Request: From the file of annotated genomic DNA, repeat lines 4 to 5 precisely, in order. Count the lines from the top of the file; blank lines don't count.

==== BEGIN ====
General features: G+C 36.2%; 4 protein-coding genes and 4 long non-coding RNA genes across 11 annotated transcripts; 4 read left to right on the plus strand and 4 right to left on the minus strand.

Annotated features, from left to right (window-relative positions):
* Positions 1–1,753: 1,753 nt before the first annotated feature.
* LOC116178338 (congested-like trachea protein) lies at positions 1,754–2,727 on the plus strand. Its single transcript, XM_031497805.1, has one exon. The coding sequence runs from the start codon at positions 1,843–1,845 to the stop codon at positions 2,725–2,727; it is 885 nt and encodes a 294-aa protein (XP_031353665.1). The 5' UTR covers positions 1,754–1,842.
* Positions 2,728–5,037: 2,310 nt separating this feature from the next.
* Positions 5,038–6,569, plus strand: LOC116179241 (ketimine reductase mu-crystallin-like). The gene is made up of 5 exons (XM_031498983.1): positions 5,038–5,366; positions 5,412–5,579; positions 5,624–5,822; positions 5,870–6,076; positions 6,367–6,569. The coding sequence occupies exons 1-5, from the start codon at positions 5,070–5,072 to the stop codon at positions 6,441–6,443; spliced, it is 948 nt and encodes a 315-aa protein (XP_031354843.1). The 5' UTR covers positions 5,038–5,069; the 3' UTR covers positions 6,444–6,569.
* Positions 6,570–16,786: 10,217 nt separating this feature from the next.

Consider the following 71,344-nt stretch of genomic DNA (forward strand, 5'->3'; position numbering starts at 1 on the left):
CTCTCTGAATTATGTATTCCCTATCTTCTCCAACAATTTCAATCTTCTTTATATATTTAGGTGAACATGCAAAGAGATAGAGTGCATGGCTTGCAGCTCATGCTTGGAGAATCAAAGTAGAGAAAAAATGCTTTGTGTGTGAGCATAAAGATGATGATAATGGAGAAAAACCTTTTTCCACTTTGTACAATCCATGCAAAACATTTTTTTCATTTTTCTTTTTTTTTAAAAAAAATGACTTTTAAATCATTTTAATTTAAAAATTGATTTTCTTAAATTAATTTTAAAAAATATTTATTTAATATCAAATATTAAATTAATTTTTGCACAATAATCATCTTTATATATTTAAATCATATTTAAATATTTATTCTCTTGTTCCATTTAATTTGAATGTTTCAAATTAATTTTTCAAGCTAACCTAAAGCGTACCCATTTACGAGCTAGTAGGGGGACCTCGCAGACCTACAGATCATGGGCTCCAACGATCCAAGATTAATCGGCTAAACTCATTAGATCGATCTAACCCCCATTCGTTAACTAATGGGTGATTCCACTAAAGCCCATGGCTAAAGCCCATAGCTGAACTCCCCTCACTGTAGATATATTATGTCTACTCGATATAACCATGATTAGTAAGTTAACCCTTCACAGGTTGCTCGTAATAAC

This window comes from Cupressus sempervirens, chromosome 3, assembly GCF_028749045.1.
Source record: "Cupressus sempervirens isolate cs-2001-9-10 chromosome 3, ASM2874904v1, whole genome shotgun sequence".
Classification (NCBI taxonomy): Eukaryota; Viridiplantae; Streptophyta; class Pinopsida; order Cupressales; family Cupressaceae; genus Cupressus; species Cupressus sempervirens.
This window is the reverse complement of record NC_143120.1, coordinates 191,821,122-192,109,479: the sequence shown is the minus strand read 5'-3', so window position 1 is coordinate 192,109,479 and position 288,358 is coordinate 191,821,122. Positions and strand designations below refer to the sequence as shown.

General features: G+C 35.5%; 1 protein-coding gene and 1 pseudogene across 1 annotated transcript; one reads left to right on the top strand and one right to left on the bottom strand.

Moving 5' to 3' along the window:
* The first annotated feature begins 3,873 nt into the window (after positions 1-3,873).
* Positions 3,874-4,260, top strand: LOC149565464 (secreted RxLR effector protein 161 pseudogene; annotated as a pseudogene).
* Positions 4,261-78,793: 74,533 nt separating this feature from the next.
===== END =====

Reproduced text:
* LOC116178338 (congested-like trachea protein) lies at positions 1,754–2,727 on the plus strand. Its single transcript, XM_031497805.1, has one exon. The coding sequence runs from the start codon at positions 1,843–1,845 to the stop codon at positions 2,725–2,727; it is 885 nt and encodes a 294-aa protein (XP_031353665.1). The 5' UTR covers positions 1,754–1,842.
* Positions 2,728–5,037: 2,310 nt separating this feature from the next.